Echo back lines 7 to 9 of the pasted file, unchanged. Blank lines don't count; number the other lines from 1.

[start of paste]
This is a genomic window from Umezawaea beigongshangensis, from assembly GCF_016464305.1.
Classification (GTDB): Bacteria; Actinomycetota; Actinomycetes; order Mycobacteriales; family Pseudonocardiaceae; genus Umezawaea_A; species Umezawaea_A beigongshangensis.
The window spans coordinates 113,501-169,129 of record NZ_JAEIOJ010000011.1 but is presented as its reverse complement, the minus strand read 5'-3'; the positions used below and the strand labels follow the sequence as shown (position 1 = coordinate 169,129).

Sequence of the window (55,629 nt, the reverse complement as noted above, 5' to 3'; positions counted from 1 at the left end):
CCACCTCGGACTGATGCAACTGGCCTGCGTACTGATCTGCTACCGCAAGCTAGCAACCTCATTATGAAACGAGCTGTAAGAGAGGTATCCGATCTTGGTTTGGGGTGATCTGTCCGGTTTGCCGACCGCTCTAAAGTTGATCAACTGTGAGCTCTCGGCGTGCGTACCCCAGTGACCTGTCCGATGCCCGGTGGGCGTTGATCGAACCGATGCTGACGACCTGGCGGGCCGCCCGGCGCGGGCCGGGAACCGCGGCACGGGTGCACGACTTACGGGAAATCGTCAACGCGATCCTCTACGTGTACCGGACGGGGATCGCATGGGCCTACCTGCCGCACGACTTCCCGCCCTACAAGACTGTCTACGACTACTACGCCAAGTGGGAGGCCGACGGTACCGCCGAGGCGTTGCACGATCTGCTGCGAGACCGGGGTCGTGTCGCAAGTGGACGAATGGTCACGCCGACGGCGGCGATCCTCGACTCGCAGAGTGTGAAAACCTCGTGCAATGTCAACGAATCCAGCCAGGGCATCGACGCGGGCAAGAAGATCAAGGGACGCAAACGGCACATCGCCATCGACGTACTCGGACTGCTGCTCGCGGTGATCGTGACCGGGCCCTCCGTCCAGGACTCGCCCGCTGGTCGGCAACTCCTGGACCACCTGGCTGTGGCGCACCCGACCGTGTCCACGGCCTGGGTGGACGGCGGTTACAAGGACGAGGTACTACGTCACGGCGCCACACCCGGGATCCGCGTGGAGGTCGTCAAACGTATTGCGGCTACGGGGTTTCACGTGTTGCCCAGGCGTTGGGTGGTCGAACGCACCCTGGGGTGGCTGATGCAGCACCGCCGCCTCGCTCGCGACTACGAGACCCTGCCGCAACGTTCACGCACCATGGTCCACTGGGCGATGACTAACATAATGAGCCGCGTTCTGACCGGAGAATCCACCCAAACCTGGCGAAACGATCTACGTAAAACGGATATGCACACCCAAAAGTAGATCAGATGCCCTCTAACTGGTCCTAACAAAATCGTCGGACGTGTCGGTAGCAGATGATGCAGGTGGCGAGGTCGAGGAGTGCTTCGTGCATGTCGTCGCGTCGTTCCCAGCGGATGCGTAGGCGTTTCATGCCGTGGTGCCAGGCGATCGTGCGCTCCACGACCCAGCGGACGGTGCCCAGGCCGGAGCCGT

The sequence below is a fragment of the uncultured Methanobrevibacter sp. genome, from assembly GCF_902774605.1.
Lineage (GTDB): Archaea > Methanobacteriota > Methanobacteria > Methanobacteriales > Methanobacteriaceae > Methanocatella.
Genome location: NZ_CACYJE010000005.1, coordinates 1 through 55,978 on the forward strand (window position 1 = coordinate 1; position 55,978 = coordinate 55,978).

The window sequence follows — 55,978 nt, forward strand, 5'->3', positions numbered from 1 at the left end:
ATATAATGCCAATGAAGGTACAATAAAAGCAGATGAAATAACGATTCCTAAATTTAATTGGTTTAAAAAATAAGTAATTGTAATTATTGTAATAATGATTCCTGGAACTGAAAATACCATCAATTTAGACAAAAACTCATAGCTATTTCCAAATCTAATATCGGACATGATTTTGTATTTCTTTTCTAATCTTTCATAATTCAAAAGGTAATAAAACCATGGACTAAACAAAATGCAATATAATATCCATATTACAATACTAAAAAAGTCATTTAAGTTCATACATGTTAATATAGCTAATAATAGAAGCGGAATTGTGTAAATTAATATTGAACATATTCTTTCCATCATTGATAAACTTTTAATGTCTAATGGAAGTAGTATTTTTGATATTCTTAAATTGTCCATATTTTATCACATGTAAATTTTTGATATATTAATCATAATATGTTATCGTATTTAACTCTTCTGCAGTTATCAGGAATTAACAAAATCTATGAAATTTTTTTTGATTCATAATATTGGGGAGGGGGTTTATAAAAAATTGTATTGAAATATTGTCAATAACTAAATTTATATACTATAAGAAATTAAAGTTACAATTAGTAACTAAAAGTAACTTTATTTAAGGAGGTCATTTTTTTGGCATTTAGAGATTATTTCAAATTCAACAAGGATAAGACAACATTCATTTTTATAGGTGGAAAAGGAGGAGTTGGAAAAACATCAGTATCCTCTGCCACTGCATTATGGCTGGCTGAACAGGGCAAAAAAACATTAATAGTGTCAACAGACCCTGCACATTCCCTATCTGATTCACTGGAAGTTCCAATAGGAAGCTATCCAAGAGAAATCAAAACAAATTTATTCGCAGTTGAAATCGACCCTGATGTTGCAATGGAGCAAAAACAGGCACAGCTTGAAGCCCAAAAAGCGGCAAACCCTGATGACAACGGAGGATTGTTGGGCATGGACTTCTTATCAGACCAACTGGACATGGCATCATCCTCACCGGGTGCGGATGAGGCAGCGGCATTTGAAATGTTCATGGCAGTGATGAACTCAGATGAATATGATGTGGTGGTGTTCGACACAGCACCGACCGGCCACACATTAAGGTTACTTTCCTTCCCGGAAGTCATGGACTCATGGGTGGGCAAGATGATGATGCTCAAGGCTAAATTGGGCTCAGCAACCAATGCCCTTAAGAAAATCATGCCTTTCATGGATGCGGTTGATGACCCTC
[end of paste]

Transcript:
Lineage (GTDB): Archaea > Methanobacteriota > Methanobacteria > Methanobacteriales > Methanobacteriaceae > Methanocatella.
Genome location: NZ_CACYJE010000005.1, coordinates 1 through 55,978 on the forward strand (window position 1 = coordinate 1; position 55,978 = coordinate 55,978).

The window sequence follows — 55,978 nt, forward strand, 5'->3', positions numbered from 1 at the left end: